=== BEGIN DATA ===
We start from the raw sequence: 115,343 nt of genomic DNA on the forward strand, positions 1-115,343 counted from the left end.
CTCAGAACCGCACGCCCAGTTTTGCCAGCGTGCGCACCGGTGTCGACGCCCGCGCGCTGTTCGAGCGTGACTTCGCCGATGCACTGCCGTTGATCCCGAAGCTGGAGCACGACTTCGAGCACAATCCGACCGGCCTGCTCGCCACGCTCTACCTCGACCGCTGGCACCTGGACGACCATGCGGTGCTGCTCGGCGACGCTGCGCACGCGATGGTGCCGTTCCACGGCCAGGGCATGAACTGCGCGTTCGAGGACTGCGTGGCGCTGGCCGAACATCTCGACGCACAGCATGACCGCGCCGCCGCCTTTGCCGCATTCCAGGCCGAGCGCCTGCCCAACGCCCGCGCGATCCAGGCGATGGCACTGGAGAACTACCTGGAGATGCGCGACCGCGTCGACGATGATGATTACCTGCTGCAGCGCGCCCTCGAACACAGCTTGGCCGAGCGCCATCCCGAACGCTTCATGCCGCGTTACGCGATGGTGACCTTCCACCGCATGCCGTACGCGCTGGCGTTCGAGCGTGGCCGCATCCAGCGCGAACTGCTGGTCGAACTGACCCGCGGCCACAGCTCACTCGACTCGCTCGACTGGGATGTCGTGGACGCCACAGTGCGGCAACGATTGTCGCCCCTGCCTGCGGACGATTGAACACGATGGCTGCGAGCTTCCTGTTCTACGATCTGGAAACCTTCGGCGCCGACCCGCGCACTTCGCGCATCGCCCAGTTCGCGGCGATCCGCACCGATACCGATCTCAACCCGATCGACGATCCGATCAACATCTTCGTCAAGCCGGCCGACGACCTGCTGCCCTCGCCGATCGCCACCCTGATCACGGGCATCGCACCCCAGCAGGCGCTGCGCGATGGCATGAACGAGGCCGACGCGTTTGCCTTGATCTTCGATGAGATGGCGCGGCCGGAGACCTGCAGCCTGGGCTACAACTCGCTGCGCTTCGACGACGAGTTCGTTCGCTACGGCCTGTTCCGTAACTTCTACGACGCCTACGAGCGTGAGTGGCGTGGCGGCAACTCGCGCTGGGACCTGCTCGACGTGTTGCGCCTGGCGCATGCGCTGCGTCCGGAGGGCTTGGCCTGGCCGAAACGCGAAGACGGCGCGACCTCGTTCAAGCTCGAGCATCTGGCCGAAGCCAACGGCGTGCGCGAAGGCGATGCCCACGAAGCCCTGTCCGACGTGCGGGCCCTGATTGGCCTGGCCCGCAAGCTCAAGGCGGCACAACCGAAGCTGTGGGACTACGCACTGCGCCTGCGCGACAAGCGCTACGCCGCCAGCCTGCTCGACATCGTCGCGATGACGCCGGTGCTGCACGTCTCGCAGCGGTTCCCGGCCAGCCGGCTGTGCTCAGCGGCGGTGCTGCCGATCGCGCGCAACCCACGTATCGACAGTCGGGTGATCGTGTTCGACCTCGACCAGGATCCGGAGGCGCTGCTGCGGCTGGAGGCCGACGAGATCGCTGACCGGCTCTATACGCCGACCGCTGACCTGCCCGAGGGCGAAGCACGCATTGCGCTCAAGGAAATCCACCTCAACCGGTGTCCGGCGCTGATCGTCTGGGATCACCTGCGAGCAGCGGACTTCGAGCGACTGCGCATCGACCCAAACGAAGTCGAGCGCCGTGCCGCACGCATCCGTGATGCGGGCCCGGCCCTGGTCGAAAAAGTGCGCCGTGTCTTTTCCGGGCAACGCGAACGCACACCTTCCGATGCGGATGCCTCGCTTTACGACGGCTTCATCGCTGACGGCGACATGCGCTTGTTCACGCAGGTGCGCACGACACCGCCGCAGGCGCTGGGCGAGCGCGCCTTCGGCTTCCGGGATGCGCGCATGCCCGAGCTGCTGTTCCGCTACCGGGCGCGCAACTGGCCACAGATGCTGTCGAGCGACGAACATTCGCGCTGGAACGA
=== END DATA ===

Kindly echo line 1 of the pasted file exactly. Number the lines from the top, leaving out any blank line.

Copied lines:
We start from the raw sequence: 115,343 nt of genomic DNA on the forward strand, positions 1-115,343 counted from the left end.